Kate Hepburn with Isa Miranda (above), and in the second screen (below) the archetypal 50s lounge lizard in the form of super-vaselino Rossano Brazzi in David Lean's 1955 Summertime, shot entirely in Venice. (Click on the images to enlarge.)
The screens are from a new no frills German Blu-ray from Concorde (Region B only) which uses an unrestored but quite strong 35mm print, possibly an IB to deliver a nice clean image with good and occasionally brilliant Technicolor hues. The movie is presented in open matte Academy Ratio (1.37:1) which I think is wrong for the mid-fifties period, and the compositions down to the opening credits leave plenty of foot-room as well as headroom which was surely designed to allow for masking to widescreen, be it 1.66 to 1.85.
I am absolutely no great fan of Lean nor any of his pompous, often torturously long-winded male only sagas and the kind of faux "Academicism" to Lean's films that ultimately makes them feel completely middlebrow. He never drops the ball so far that anything goes terribly wrong, just dull. But he also surrounded himself with extremely capable writers and other artists. In this case he's filming from a screenplay by the great Arthur Laurents, who for at least the first hour or so of the picture holds in check Lean's tendency to a very unpleasant kind of misogyny, a trait that totally underlines the pseudo-homosocial bollocks of the interminable Florence of Arabia.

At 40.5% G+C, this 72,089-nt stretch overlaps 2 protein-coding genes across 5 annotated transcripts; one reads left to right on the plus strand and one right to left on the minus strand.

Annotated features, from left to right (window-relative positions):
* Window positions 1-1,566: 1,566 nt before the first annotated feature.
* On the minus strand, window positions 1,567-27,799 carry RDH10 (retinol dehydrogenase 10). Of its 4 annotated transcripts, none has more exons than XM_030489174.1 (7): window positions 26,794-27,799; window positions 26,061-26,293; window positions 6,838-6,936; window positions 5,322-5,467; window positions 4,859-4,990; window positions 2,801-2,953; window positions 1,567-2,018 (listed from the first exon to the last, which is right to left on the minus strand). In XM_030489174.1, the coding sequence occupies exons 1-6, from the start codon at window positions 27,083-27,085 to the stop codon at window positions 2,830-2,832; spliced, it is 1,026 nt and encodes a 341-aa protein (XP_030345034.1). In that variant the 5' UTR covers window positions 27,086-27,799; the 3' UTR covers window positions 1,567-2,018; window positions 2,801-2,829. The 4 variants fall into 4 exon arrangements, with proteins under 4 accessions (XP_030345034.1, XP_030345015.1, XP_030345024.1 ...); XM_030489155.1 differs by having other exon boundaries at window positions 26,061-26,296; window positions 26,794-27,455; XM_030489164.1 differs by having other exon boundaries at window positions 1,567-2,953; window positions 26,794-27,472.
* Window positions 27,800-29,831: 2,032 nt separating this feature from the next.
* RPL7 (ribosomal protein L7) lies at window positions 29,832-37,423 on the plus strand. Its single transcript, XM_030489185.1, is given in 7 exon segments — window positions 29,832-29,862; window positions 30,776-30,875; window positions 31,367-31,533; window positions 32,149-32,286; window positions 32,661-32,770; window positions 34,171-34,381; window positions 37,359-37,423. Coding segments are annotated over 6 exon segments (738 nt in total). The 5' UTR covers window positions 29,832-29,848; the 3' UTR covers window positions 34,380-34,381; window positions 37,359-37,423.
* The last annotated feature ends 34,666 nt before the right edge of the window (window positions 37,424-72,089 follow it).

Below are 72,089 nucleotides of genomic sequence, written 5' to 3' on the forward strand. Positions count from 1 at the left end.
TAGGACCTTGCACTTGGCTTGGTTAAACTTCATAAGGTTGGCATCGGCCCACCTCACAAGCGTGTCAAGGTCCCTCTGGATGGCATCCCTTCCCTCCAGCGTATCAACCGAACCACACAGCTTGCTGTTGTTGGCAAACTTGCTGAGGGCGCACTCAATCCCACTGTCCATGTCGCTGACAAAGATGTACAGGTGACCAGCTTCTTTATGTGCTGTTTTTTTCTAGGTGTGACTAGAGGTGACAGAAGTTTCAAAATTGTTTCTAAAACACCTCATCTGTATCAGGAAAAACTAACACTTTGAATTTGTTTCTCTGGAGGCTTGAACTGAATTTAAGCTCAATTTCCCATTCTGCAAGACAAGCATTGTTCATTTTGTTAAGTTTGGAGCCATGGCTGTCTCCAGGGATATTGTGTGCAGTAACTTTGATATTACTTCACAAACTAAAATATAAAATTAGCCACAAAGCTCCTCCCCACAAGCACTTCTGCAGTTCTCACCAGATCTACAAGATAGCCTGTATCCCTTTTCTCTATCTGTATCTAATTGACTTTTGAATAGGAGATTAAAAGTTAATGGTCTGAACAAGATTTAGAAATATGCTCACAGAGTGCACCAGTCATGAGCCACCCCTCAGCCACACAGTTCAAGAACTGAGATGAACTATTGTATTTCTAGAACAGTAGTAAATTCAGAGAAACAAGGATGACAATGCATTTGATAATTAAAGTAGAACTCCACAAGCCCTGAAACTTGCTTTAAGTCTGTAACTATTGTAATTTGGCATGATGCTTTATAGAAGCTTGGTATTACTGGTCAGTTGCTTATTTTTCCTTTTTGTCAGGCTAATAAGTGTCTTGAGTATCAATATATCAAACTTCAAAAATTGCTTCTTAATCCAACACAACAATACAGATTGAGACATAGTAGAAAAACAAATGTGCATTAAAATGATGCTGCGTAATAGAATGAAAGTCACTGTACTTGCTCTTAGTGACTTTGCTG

Here it's held back, perhaps ironically, by a gay writer, a man with a much broader stroke than Lean, like Laurents. But the last thirty minutes feels like a ski ride out of control down a bumpy hill with Kate seeming to debauch her dignity for the sake of the ludicrous Rossano in yet another of Lean's unpleasantly humiliating sequences designed to bring his heroines "back to earth".
For all of this the picture still has a lot to recommend it, not least the gorgeous Technicolor views of mid-fifties Venice, just before it turned into the tourist nightmare hell it is today. And in a few major but far too brief scenes, Isa Miranda plays the hostess of the pensione where Kate stays, a performance of such warmth and vigor and experience she warms up Kate's scenes in a way not seen since Kate gave the frame over completely, in a long single take, to Judy Holliday's breakdown scene for Cukor's superb The Marrying Kind (1952).